As we wrestle against the Satanic Forces of Globalism, we need to realize that our only friend in this struggle is the Constitution of the United States. The Founders recognized the threat of invasion from a foreign foe and sought to maintain an armed populace for just such an event. In the words of Alexander Hamilton:
"It requires no skill in the science of war to discern that uniformity in the organization and discipline of the militia would be attended with the most beneficial effects, whenever they were called into service for the public defense. It would enable them to discharge the duties of the camp and of the field with mutual intelligence and concert an advantage of peculiar moment in the operations of an army; and it would fit them much sooner to acquire the degree of proficiency in military functions which would be essential to their usefulness. This desirable uniformity can only be accomplished by confiding the regulation of the militia to the direction of the national authority. It is, therefore, with the most evident propriety, that the plan of the convention proposes to empower the Union "to provide for organizing, arming, and disciplining the militia, and for governing such part of them as may be employed in the service of the United States, RESERVING TO THE STATES RESPECTIVELY THE APPOINTMENT OF THE OFFICERS, AND THE AUTHORITY OF TRAINING THE MILITIA ACCORDING TO THE DISCIPLINE PRESCRIBED BY CONGRESS." (Source)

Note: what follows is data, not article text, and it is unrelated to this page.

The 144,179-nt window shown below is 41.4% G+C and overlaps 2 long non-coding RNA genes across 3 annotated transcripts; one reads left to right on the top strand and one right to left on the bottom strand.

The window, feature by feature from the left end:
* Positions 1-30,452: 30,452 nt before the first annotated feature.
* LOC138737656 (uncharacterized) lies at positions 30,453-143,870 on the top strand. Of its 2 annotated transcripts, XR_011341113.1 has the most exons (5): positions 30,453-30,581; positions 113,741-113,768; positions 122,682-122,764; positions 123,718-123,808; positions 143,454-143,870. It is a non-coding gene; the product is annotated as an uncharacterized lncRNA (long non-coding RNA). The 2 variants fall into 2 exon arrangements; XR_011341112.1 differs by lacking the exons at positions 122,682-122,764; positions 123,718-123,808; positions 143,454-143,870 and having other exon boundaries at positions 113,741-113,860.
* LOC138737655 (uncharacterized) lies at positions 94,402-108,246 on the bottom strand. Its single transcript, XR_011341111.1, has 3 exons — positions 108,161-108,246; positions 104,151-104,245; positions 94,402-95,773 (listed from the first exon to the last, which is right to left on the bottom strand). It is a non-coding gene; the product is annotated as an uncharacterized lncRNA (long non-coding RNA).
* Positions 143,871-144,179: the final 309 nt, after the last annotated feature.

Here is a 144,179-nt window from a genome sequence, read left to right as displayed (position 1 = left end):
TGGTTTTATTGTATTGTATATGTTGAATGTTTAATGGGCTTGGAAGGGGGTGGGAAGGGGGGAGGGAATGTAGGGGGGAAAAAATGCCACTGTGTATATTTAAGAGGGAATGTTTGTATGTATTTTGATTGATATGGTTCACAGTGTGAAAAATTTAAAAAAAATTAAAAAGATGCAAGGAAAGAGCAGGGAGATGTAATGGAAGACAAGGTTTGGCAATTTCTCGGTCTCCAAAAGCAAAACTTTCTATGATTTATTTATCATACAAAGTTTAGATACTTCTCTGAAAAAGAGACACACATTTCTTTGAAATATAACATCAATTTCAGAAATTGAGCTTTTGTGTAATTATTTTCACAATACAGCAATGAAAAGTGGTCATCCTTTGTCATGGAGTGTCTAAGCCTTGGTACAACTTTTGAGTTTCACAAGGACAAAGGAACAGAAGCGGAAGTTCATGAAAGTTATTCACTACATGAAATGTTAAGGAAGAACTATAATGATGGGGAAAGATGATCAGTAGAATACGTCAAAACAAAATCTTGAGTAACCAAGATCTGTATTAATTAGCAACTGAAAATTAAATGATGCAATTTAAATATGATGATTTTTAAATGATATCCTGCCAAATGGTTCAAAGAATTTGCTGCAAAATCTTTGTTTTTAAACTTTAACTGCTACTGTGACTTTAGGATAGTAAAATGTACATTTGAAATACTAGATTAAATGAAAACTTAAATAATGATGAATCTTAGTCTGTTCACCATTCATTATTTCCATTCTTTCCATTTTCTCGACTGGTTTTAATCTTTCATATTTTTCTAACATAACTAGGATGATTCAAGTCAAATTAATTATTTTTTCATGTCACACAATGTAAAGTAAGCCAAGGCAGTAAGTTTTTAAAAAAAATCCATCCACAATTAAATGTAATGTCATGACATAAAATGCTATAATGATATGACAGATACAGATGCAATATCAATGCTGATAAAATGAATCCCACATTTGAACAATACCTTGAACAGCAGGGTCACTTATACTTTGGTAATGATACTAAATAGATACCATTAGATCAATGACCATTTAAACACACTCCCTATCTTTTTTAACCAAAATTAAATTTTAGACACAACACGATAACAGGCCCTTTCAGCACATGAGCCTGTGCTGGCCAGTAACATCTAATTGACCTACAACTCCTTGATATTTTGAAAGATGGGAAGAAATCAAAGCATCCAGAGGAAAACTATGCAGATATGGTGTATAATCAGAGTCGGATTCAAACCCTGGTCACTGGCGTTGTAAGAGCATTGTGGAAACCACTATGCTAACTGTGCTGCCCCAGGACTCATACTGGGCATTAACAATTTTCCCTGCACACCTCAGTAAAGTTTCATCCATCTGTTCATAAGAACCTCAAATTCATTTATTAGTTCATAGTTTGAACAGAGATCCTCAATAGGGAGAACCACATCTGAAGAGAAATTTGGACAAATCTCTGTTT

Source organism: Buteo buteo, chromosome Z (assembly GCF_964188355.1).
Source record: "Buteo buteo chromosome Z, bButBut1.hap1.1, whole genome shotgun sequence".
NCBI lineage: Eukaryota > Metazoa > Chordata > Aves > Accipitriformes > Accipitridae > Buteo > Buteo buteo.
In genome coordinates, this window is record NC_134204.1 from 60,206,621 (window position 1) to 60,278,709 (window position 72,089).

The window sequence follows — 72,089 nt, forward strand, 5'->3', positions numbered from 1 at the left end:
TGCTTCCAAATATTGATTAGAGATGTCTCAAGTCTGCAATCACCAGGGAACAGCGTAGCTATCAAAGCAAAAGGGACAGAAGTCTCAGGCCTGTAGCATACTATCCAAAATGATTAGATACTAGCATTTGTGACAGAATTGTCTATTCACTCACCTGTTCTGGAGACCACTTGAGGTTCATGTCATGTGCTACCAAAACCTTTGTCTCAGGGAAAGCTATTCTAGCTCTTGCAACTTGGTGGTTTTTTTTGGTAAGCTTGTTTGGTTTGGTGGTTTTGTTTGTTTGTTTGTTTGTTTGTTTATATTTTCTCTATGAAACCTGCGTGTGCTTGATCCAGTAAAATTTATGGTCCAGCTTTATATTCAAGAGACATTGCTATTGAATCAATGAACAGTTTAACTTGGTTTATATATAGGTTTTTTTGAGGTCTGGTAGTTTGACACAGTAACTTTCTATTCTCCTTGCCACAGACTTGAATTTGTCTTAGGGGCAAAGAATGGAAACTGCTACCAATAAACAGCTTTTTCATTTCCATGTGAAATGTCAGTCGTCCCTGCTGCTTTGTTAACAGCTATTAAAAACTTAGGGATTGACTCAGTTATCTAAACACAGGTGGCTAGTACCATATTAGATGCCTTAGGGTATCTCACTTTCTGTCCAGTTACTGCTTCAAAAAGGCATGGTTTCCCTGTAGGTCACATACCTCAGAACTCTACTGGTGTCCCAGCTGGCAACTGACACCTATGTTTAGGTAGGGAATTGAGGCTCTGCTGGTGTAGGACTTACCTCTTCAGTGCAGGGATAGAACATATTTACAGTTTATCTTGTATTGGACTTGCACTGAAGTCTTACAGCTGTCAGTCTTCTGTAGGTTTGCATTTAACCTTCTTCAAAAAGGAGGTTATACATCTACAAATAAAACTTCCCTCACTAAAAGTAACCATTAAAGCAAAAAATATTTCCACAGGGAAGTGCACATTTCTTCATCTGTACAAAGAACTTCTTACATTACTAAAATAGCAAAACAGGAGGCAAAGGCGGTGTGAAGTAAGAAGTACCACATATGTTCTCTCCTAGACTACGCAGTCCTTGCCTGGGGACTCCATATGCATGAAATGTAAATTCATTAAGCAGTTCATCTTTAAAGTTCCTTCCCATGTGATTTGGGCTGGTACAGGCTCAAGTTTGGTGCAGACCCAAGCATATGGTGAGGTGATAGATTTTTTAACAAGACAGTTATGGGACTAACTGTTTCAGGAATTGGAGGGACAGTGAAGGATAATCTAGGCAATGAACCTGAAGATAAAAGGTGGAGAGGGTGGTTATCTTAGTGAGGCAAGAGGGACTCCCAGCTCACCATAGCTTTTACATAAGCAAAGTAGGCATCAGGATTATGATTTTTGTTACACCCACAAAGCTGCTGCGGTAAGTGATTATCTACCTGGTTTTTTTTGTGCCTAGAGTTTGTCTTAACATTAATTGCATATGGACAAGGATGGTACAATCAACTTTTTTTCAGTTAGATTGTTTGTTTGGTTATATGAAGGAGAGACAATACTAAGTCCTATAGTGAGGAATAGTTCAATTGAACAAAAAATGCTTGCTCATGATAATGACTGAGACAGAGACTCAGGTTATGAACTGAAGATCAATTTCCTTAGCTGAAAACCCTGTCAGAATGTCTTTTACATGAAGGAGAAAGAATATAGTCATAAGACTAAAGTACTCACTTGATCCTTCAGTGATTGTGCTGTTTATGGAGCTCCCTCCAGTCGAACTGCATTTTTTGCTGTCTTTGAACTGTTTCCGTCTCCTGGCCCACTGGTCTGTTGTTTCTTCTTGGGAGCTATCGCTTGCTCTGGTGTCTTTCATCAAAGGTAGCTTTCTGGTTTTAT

It is clear that Hamilton saw the benefits of a well-armed populace coming to the need of its country during times of National Crisis. In the event of foreign invasion, it only makes sense that such a militia would join forces with under the leadership of the Executive to protect our lands.
However, the Founders were not fools. They feared that such a militia could be used to take away freedoms as well as preserve them. They wanted the States to appoint officers and provide training. This was proposed with the understanding that no man would act the interests of his own State or locality.
"Of the different grounds which have been taken in opposition to the plan of the convention, there is none that was so little to have been expected, or is so untenable in itself, as the one from which this particular provision has been attacked. If a well-regulated militia be the most natural defense of a free country, it ought certainly to be under the regulation and at the disposal of that body which is constituted the guardian of the national security. If standing armies are dangerous to liberty, an efficacious power over the militia, in the body to whose care the protection of the State is committed, ought, as far as possible, to take away the inducement and the pretext to such unfriendly institutions. If the federal government can command the aid of the militia in those emergencies which call for the military arm in support of the civil magistrate, it can the better dispense with the employment of a different kind of force. If it cannot avail itself of the former, it will be obliged to recur to the latter." (Ibid)
Clearly what the Founders feared was a military coup. The militia was to act as a "counter-balance" to a National Standing Army. One look at history and it can be seen that this fear was fully justified. From Sulla through Caesar we can see that the greatest enemy to Freedom is a National Army falling into the hands of a despot or tyrant. A well-regulated militia is designed to protect the Freedoms we enjoy against these types of power-lusting individuals.